Glentana Beach

We’re heading east to Durban, and then eventually back to Jo’burg. We drove through Western Cape yesterday, and  now we’re almost in Eastern Cape, spent last night camping at the Glentana Beach campground, which is set just back from the beach. There are 2-storey beach houses along the beachfront, then the campground is set just behind the houses in a secluded area, and then there are more houses behind the campground on higher ground so they have a view. So having the campground in the ‘hollow’ seems like good use of the space.

Eastern Cape is in the ‘Garden Route’ part of South Africa. Not sure if it’s just clever advertising, but the climate here is apparently one of the most temperate in the world. Mild winters, comfortable summers and plenty of rain, if the grassy campsites are anything to go by. There is a team of guys here lawmmowing and whipper-snipping the thick grass, and where they have already been looks like a bowling green.

We drove past the turn-off to Cape Agulhas, the southern-most tip of South Africa yesterday morning.  It is also the official dividing point of the Atlantic and Indian Oceans. We didn’t go there – maybe next time!

Not a lot of wildlife-spotting recently, although I did see a dwarf mongoose at Table Mountain, and we saw  some rock hyraxes at the Cape of Good Hope. These mammals look like giant brown guinea pigs,  ranging from 2 to 4 times the size. What’s really interesting and quite amazing about them is that their closest living relatives are the elephant and sirenians ( which includes the dugong and manatees)!

We’ve booked a couple of nights at the Addo Elephant National Park, which is a couple of hundred kms further east. We couldn’t get in tonight, so we’ll try the Garden Route National Park which has incorporated several national parks and forests, with a few accommodation options.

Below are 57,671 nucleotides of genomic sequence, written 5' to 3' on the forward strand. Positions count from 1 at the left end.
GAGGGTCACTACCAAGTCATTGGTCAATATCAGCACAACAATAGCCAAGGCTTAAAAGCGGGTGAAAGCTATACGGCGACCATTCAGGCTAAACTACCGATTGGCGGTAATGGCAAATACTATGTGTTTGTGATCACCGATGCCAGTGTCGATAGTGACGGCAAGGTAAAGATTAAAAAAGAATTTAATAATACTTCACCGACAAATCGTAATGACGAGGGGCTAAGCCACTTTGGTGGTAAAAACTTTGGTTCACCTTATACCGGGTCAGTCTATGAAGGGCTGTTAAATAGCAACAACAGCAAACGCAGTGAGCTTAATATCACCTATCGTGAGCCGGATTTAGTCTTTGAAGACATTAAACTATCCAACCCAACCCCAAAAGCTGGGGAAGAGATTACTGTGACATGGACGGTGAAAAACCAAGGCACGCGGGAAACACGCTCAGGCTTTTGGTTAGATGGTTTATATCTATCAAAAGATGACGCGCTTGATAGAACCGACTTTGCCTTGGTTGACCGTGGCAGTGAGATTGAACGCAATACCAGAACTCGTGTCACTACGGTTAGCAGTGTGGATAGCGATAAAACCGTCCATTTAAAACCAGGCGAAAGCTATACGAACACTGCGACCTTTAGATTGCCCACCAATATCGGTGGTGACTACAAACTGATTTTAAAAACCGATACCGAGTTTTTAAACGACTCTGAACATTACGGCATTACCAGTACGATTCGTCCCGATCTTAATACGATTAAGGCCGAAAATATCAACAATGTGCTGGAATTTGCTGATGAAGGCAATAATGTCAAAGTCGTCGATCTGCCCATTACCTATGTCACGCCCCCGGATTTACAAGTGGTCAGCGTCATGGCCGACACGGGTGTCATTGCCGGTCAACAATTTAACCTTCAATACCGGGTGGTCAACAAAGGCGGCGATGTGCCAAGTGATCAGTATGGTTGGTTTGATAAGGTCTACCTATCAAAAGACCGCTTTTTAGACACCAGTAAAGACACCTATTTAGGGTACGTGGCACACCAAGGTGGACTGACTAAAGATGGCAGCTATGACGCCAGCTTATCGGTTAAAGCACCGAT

Looking back to Cape Town, false bay and the suburbs and towns east of Cape Town
Looking back to Cape Town, false bay and the suburbs and towns east of Cape Town
Don't feed the Baboons signs are everywhere
Don’t feed the Baboons signs are everywhere
Camped at Glentana
Camped at Glentana
Glentana Beach (click on photo for a larger view)
Glentana Beach (click on photo for a larger view)

2 thoughts on “Glentana Beach

  1. Your camp site could be anywhere in Australia looks good sand it does not appear that they have trouble with high seas by looking at the homes on the hill face I see the power cable did it cost I guess this is some way out of Cape Town do those hills would be covered in beach houses now as for the baboons I could make some comment but ,the thing is are we not lead to be leave these are a dying breed it appears know shortage of wild life in all your traversals are we getting a message from the do gooders ?

    1. Ron, power is standard at most campsites and included in the cost of the site. Most sites have cost us between $18 – 35 per night. The expensive ones were in Botswana and we were paying a ‘conservation fee’ as well. For the South African ones, we bought a ‘Wild Card’, like a National Park pass, for $300 for the 2 of us and that covers all our conservation fees for a year.
      Glentana is just over 400kms from Cape Town.
      Yes, we have seen lots of wildlife, but in South Africa apart from baboons, it’s all been in parks and sanctuaries. If it wasn’t protected, I’m pretty sure there would be none left.

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